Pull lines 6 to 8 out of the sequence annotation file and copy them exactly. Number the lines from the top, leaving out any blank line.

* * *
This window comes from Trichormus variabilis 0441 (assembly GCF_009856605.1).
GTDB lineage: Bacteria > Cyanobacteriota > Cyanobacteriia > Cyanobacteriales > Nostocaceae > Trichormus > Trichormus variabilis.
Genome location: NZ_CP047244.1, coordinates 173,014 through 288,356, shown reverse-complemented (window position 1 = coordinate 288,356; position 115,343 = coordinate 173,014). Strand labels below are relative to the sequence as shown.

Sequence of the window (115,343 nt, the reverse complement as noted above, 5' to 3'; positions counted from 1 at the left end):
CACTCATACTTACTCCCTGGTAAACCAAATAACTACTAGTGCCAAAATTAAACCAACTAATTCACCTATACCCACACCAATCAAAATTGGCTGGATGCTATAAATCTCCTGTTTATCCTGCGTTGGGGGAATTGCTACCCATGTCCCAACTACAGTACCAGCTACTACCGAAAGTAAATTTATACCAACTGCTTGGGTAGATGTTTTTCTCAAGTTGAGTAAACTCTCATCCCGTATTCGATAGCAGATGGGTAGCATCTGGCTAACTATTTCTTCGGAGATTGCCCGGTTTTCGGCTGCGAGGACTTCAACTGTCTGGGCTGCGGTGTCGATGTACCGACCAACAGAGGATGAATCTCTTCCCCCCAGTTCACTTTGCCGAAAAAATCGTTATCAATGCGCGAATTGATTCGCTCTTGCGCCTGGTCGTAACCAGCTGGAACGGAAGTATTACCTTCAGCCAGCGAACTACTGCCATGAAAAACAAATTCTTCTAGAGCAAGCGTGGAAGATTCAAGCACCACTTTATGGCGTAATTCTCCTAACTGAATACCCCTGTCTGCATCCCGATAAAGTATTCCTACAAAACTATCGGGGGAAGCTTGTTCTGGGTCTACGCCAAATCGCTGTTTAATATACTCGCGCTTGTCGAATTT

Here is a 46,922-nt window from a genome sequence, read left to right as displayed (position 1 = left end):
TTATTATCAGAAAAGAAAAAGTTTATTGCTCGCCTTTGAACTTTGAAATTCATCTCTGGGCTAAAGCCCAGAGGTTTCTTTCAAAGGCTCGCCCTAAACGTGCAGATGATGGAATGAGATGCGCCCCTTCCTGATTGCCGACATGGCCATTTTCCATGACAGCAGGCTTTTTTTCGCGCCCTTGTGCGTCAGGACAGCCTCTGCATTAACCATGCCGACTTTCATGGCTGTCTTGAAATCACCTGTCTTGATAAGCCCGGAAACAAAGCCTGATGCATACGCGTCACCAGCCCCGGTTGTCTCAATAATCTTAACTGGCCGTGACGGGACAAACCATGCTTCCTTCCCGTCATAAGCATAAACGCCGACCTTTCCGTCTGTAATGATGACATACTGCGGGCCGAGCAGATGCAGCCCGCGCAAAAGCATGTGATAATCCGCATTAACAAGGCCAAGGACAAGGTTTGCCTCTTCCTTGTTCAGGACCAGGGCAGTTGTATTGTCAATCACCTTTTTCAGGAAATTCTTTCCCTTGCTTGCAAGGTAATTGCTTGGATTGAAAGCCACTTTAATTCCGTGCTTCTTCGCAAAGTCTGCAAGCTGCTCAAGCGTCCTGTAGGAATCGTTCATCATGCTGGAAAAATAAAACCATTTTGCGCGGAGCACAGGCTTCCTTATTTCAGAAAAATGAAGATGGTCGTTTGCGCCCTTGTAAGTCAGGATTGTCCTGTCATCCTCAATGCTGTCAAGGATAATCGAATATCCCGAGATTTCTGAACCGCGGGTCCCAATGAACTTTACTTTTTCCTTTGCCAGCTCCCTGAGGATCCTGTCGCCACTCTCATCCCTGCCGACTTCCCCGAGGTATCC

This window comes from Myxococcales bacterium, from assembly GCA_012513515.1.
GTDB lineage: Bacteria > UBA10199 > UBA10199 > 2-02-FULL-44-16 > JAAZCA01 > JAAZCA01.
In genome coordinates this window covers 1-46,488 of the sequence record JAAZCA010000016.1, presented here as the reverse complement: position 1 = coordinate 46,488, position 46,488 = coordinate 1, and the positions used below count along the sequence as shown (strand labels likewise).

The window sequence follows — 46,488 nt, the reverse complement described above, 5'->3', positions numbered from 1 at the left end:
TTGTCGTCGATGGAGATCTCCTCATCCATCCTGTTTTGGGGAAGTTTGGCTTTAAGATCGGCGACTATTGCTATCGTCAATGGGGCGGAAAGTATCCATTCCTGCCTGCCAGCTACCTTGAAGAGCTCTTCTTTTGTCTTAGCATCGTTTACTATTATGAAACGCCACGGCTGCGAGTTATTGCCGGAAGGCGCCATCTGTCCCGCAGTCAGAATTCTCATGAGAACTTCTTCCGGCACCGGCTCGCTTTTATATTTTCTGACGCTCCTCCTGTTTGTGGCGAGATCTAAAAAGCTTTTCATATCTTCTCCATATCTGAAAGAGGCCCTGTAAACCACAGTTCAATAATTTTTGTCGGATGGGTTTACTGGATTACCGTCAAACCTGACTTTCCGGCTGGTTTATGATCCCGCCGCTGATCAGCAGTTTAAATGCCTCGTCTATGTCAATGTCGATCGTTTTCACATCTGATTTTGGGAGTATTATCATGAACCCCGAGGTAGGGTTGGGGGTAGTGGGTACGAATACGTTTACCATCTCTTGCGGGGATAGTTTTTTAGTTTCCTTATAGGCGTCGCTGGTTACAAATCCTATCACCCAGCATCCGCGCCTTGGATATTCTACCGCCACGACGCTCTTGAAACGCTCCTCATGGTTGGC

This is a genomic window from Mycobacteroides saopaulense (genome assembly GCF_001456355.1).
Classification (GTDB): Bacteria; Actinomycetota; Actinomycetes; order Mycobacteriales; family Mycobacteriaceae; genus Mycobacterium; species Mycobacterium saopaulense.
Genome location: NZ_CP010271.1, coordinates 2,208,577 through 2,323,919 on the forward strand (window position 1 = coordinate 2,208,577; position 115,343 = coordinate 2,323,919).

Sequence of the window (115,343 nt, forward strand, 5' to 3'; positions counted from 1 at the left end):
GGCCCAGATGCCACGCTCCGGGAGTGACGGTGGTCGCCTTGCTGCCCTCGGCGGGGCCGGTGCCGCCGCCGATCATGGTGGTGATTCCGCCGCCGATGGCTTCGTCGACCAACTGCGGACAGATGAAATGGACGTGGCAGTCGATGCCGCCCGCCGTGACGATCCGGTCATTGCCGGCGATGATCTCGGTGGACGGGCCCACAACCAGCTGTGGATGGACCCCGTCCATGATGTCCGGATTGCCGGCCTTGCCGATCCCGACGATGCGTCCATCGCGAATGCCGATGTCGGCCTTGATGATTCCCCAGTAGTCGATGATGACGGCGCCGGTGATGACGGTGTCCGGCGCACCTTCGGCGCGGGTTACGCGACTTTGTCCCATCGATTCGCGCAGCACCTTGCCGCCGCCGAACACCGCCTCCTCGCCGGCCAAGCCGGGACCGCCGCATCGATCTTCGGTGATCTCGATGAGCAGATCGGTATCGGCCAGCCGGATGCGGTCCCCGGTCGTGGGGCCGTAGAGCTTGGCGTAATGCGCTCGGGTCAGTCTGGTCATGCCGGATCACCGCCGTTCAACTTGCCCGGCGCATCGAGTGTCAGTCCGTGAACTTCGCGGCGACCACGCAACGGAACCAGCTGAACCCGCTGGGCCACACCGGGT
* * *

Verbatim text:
Here is a 46,922-nt window from a genome sequence, read left to right as displayed (position 1 = left end):
TTATTATCAGAAAAGAAAAAGTTTATTGCTCGCCTTTGAACTTTGAAATTCATCTCTGGGCTAAAGCCCAGAGGTTTCTTTCAAAGGCTCGCCCTAAACGTGCAGATGATGGAATGAGATGCGCCCCTTCCTGATTGCCGACATGGCCATTTTCCATGACAGCAGGCTTTTTTTCGCGCCCTTGTGCGTCAGGACAGCCTCTGCATTAACCATGCCGACTTTCATGGCTGTCTTGAAATCACCTGTCTTGATAAGCCCGGAAACAAAGCCTGATGCATACGCGTCACCAGCCCCGGTTGTCTCAATAATCTTAACTGGCCGTGACGGGACAAACCATGCTTCCTTCCCGTCATAAGCATAAACGCCGACCTTTCCGTCTGTAATGATGACATACTGCGGGCCGAGCAGATGCAGCCCGCGCAAAAGCATGTGATAATCCGCATTAACAAGGCCAAGGACAAGGTTTGCCTCTTCCTTGTTCAGGACCAGGGCAGTTGTATTGTCAATCACCTTTTTCAGGAAATTCTTTCCCTTGCTTGCAAGGTAATTGCTTGGATTGAAAGCCACTTTAATTCCGTGCTTCTTCGCAAAGTCTGCAAGCTGCTCAAGCGTCCTGTAGGAATCGTTCATCATGCTGGAAAAATAAAACCATTTTGCGCGGAGCACAGGCTTCCTTATTTCAGAAAAATGAAGATGGTCGTTTGCGCCCTTGTAAGTCAGGATTGTCCTGTCATCCTCAATGCTGTCAAGGATAATCGAATATCCCGAGATTTCTGAACCGCGGGTCCCAATGAACTTTACTTTTTCCTTTGCCAGCTCCCTGAGGATCCTGTCGCCACTCTCATCCCTGCCGACTTCCCCGAGGTATCC

This window comes from Myxococcales bacterium, from assembly GCA_012513515.1.